What I loved about Janie’s message from week two was her point that God’s love and promises have nothing to do with how amazing we are, but everything to do with how amazing he is. God’s love for us does not hinge on how much we sacrifice for him. For this student, staying here and continuing on with the commitment they made would definitely have been the more self-sacrificial thing to do. And maybe the people around them would have praised their devotion, but it wouldn’t have earned them any extra “God points.”
The truth is, God will be just as present with them in their new job as he will if they stay here. The same is true for all of us. But I think in order to trust that reality we have to test it. My hope is that this student will take the job and keep their eyes open. I’m betting they will see God all over the place.
Chris Sherman, UMin Missions Coordinator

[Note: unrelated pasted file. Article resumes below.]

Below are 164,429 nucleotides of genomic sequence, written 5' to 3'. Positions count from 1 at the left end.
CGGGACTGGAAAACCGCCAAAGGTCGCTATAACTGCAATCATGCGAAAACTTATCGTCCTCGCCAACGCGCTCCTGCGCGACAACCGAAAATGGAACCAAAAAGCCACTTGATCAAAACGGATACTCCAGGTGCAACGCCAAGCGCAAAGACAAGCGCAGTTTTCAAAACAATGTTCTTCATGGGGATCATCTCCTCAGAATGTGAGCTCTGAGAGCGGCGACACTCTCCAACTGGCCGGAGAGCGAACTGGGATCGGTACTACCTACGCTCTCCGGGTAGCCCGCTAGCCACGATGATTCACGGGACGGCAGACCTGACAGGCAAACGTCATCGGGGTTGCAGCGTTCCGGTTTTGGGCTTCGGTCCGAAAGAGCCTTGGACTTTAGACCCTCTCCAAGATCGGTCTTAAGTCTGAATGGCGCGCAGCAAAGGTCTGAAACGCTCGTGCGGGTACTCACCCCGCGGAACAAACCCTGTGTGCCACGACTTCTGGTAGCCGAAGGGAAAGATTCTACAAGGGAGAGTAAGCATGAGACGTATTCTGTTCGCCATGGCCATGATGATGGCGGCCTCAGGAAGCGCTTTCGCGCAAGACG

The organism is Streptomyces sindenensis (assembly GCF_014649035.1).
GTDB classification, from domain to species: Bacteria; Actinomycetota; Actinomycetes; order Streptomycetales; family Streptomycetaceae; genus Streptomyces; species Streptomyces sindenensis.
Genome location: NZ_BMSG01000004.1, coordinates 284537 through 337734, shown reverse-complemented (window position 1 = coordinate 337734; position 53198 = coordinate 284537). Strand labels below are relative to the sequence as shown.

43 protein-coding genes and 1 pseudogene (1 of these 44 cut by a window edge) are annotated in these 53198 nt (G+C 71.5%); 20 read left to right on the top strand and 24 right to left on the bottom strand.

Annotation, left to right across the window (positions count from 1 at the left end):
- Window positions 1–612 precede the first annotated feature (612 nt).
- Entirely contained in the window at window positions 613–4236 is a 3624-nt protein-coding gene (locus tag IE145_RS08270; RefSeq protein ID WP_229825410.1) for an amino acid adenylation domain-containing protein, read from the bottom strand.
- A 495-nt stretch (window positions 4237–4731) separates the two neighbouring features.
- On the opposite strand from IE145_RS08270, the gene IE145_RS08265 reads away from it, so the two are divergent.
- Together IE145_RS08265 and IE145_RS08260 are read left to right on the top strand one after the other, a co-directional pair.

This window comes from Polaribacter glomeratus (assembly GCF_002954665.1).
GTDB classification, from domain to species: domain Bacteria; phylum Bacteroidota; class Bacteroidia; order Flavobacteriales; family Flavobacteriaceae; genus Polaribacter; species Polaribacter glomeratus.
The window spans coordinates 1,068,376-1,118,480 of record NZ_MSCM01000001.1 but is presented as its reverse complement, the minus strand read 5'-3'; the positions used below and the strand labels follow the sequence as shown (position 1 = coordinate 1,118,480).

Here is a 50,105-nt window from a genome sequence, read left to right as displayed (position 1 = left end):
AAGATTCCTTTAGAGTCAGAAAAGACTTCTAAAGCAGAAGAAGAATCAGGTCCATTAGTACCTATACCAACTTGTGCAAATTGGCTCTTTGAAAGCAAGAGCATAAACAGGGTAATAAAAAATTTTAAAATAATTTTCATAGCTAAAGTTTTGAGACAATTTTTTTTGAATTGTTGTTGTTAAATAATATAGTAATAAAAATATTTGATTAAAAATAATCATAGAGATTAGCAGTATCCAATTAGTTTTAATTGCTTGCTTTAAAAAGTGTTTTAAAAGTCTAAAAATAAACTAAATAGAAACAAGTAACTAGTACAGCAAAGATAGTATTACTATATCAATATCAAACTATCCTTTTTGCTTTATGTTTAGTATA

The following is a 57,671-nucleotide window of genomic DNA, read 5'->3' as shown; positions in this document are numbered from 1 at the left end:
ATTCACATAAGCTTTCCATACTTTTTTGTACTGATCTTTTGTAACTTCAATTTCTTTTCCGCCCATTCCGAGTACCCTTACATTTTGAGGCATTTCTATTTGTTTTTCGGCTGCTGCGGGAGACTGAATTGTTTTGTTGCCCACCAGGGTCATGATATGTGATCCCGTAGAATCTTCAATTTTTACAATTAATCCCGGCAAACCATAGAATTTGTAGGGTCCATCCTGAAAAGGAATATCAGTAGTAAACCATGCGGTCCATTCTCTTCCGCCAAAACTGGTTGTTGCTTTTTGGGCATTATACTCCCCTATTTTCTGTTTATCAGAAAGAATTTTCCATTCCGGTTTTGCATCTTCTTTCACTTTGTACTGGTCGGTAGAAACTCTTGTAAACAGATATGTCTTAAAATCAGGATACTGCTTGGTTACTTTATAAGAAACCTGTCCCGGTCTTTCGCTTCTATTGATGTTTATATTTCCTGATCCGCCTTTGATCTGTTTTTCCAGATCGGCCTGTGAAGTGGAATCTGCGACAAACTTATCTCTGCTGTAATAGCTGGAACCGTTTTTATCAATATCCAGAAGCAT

My inclination when it comes to reading the Bible is to turn to the New Testament. I’ve always believed that that’s where Jesus is, so that must be where I will learn the most about what it means to be a Christian. Plus, the Old Testament seems so daunting. Simply because of how bulky it is with references to so many characters I’m unfamiliar with. That being said, the fact that we’re taking time to go through stories of the Old Testament at The Inn will probably be good for me in more ways than one.
This last Tuesday Janie spoke on Abraham and the promise of God. To summarize what I understood from her talk was that God made a huge promise to Abraham that seemed unthinkable, but Abraham saw God through on his promise and amazing things came from it…for example Jesus was born. Abraham screwed up plenty of times along the way but as Janie said “none of his failures were fatal.”